In working with autopilot systems like OpenPilot and Pixhawk I have frequently come across references to something called an Extended Kalman Filter (EKF). Googling this term led me to several different web pages and reference papers, most of which I found too difficult to follow. So I decided to create my own tutorial for teaching and learning about the EKF from first principles. This tutorial assumes only high-school-level math and introduces concepts from more advanced areas like linear algebra as needed, rather than assuming you already know them.
The tutorial is currently about 2/3 complete. I still need to introduce linear algebra concepts for sensor fusion, and then nonlinearity for the EKF. But in the open-source spirit of "release early, release often", I'm posting this now, in the hope that people will try it out and provide comments.
I had a hard enough time understanding DCM and then Quaternions, but I did eventually understand enough to work with it and diagnose and correct problems in code. If your tutorial can teach me, then it will be a success so keep it coming..
This is great! One of the best ways to learn/master a subject is to teach it. I'm sure you'll learn even more by creating this tutorial. I look forward to going through it! I too had a hard time trying to learn the EKF, still do. ;-)
Part4:
there is: x ^ k = x ^ k + 0 * (z k - x ^ k-1 ) = x ^ k-1
must be: x ^ k = x ^ k-1 + 0 * (z k - x ^ k-1 ) = x ^ k-1
Very cool. And the interactive parts really drive home how the different variables fit together in an intuitive way. In the few minutes it took me to read your clear tutorial I went from "read something about that on the 'drones discuss' forum, check that box in the parameters, 'cause it sounds cool" to comprehension. Keep up the fabulous work!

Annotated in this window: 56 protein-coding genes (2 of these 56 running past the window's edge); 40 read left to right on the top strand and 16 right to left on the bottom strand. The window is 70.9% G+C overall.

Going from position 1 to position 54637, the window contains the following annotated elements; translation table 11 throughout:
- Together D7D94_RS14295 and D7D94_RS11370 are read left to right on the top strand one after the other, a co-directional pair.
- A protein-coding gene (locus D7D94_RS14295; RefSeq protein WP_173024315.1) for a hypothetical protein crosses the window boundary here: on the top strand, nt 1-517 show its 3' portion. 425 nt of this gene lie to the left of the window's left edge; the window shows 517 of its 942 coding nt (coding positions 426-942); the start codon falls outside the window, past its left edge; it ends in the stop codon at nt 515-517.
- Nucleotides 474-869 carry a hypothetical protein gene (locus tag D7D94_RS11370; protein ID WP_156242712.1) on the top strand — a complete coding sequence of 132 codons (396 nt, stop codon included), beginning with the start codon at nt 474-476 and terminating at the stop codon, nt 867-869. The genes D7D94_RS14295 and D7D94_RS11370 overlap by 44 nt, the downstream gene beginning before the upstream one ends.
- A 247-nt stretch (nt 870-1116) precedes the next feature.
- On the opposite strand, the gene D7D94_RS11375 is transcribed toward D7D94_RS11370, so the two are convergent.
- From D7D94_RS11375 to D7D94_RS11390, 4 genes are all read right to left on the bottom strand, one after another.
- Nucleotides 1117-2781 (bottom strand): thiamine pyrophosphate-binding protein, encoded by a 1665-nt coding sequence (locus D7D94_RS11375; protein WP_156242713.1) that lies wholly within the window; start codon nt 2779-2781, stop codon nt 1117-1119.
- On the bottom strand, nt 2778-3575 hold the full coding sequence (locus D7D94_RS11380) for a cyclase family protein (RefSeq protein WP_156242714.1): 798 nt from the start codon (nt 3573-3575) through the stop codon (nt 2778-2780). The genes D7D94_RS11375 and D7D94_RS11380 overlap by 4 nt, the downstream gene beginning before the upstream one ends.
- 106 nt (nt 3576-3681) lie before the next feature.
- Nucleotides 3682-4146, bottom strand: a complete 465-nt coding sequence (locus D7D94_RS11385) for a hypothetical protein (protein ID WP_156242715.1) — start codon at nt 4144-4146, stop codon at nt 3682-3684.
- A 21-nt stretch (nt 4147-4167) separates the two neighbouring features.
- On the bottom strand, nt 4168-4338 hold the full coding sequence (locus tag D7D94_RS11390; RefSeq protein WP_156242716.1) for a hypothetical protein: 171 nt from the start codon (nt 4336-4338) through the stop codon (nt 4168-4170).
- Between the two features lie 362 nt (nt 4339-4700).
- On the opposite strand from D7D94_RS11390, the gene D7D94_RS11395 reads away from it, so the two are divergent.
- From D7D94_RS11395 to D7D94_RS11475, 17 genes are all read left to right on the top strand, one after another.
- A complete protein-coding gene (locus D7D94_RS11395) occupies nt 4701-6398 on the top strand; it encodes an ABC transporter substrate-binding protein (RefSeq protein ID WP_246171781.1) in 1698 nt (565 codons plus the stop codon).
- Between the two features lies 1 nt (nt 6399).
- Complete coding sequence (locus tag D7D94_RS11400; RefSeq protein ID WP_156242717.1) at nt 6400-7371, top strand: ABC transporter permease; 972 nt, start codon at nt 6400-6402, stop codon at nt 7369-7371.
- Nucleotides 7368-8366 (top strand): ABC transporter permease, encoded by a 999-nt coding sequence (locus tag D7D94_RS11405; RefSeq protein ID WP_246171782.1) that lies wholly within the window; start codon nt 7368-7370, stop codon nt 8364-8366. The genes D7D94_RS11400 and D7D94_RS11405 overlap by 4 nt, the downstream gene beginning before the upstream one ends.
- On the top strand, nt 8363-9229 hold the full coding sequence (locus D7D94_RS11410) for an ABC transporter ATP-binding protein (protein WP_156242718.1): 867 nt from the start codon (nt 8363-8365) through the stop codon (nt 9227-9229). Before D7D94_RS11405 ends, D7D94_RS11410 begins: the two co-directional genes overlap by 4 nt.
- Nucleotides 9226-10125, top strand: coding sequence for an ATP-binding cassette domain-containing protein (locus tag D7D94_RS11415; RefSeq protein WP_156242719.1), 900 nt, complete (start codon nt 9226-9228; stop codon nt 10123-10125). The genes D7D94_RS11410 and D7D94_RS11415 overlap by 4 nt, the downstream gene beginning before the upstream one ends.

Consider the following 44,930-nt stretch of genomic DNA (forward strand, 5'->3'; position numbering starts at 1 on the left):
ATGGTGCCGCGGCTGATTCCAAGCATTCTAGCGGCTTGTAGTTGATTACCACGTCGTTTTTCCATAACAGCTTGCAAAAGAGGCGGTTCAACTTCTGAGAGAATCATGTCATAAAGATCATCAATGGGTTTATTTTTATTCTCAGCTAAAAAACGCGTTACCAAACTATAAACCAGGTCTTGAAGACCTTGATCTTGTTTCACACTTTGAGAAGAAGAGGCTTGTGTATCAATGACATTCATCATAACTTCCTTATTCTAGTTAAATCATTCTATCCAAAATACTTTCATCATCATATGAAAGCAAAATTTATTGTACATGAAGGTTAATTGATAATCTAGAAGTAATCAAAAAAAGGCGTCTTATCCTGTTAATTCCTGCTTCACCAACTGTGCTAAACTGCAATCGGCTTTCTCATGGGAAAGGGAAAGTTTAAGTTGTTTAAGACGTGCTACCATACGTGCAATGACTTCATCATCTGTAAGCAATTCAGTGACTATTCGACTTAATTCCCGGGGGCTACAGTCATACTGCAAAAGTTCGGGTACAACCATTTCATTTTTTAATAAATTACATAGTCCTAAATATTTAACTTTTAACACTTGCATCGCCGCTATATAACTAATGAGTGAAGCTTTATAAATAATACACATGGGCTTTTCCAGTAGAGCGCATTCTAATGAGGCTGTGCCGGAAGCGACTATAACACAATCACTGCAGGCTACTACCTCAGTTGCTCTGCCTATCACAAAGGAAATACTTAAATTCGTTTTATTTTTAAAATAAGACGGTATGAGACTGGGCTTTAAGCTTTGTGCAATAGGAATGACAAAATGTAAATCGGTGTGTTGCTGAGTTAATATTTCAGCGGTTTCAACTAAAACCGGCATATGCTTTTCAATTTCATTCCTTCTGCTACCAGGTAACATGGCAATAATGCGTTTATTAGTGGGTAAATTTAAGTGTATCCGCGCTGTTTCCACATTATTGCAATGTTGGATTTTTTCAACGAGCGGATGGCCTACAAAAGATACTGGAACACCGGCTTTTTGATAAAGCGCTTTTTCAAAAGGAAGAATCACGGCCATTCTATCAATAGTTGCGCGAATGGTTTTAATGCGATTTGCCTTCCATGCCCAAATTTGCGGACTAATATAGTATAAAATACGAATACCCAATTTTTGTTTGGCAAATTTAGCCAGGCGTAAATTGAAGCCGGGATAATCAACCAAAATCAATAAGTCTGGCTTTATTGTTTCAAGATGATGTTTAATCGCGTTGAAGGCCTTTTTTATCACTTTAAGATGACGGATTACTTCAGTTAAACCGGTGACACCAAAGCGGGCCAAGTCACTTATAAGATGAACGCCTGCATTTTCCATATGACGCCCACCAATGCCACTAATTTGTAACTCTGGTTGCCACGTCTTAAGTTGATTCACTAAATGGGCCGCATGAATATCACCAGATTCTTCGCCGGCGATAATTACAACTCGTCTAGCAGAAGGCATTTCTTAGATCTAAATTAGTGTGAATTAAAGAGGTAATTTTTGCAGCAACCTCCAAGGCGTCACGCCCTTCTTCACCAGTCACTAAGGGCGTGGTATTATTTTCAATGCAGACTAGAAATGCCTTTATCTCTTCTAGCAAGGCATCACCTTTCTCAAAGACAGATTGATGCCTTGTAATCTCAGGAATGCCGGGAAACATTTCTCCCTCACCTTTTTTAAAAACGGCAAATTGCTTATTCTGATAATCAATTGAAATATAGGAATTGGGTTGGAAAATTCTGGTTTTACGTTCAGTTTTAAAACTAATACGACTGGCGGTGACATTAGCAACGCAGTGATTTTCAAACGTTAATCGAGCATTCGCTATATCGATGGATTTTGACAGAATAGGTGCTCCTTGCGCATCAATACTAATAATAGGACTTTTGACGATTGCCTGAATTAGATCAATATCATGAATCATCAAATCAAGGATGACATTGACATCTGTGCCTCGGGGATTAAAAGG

Cool. If I may offer a few recommendations, please try to avoid using Greek letters, accented terms (i.e. prime or hat), subscripted notation, and other mathematical notation that can't easily be translated into code. In fact, I'd ask that the tutorial be written as C code (IMHO, Matlab is cheating). I've read dozens of papers and they all stem from a purely theoretical/mathematical basis which is lost on a lot of folks. I've often chuckled at every SIGGraph paper presentation on fluid dynamics when the speaker says, "We implemented the Navier-Stokes equations..." Yeah, sure you did. Show me well-documented code.
Francis X Grovers has a video presentation from the DPRG that started off awesome but sadly he got distracted by too many questions so the tutorial is incomplete.
And then, of course, I'm sure we'd all like to know how kalman filters can be used to fuse different sensor types together and how you can add additional sensor types.
I disagree with Nikola - the proper notation is far easier to understand than arcane variable names written in a stream of pseudocode. Matlab is perfectly valid and well suited for demonstration code.
If you want to see a C-coded Klaman Filter, then look at the APM code!!
Thank you for your great effort.... many thanks indeed
Great job, tanks a lot!
Added to favourite :)
i almost missed this post! Thanks man!!!!
Thanks for the comments, everyone -- especially @Ludovic for catching the typo! I appreciate the problems pointed out by @Nikola and @MikeRover and am trying to strike a balance between formulas (for engineers) and code (for programmers). In some cases I've annotated the the formulas with actual JavaScript code used to generate the plots -- will try and do this for other formulas too, maybe even have links to code (C, Python, Matlab). Also, for the final pages, I plan to show actual EKF C code, annotated with the corresponding formulas.
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